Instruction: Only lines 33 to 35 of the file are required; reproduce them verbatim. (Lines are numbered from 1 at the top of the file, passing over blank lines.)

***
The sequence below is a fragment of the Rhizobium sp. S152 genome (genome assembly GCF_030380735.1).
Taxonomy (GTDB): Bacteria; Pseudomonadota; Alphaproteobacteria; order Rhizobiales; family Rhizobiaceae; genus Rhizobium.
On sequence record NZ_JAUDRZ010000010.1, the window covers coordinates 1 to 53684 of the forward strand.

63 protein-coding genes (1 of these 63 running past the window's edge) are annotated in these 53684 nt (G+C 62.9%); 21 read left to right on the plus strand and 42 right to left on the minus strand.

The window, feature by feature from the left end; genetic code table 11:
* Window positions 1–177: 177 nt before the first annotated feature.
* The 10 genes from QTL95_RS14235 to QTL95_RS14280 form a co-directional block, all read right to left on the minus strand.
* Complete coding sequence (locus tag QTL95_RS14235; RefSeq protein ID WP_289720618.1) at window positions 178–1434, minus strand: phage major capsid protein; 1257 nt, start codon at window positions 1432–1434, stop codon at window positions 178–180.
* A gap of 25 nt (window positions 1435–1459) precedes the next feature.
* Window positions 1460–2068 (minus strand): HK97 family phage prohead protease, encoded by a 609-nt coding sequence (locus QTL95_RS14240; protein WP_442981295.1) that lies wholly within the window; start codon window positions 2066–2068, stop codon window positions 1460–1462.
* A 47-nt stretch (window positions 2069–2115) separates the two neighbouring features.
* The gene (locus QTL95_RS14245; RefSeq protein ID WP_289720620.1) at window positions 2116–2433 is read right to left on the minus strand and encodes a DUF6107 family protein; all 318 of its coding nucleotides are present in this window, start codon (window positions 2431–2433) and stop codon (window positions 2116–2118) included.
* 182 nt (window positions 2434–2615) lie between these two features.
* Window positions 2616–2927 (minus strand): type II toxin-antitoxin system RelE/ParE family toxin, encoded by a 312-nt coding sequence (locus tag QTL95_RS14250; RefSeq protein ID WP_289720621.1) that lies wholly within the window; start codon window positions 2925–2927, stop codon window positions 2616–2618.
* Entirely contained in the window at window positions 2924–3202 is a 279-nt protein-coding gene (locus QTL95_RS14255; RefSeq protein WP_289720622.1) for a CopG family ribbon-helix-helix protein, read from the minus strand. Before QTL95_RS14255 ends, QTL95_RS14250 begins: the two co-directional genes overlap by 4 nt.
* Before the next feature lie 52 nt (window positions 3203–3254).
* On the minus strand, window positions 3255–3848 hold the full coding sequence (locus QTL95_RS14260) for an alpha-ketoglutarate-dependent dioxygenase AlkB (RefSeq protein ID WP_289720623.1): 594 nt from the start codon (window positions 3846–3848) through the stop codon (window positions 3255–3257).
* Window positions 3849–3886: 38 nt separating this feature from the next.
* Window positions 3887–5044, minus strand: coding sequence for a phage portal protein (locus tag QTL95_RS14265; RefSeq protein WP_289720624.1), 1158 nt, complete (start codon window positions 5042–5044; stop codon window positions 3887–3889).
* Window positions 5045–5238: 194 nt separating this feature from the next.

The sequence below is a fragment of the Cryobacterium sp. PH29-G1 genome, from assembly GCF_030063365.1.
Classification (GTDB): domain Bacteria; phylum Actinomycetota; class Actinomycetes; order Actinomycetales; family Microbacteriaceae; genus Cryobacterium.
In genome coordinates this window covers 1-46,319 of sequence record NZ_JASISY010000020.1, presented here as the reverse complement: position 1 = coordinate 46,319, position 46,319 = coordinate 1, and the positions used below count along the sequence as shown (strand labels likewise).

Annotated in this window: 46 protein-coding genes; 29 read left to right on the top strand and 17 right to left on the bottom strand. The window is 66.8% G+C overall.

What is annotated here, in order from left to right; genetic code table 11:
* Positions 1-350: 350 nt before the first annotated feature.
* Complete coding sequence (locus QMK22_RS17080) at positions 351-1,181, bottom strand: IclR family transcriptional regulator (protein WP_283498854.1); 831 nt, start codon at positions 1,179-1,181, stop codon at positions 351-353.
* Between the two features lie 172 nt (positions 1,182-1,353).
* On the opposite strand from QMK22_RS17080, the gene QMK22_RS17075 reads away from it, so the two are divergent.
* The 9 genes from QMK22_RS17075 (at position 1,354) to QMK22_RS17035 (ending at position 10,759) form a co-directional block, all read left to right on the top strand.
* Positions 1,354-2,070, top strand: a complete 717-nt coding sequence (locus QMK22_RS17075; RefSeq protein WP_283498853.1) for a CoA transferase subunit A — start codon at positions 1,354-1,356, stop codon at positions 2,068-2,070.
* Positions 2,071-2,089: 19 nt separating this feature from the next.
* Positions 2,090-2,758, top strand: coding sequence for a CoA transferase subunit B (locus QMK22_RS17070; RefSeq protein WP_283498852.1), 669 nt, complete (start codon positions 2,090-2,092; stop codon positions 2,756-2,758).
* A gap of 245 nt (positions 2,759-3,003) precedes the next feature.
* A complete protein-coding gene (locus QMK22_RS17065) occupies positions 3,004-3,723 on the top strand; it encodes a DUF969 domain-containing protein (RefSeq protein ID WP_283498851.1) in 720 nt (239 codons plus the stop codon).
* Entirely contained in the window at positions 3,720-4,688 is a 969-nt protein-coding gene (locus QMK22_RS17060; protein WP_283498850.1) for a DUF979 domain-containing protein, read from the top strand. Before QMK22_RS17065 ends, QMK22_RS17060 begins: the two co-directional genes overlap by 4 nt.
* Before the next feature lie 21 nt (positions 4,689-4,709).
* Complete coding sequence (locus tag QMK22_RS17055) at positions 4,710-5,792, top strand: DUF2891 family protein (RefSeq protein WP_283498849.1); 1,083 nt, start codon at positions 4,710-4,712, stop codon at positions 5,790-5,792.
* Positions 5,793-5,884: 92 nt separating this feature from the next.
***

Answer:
* Positions 2,090-2,758, top strand: coding sequence for a CoA transferase subunit B (locus QMK22_RS17070; RefSeq protein WP_283498852.1), 669 nt, complete (start codon positions 2,090-2,092; stop codon positions 2,756-2,758).
* A gap of 245 nt (positions 2,759-3,003) precedes the next feature.
* A complete protein-coding gene (locus QMK22_RS17065) occupies positions 3,004-3,723 on the top strand; it encodes a DUF969 domain-containing protein (RefSeq protein ID WP_283498851.1) in 720 nt (239 codons plus the stop codon).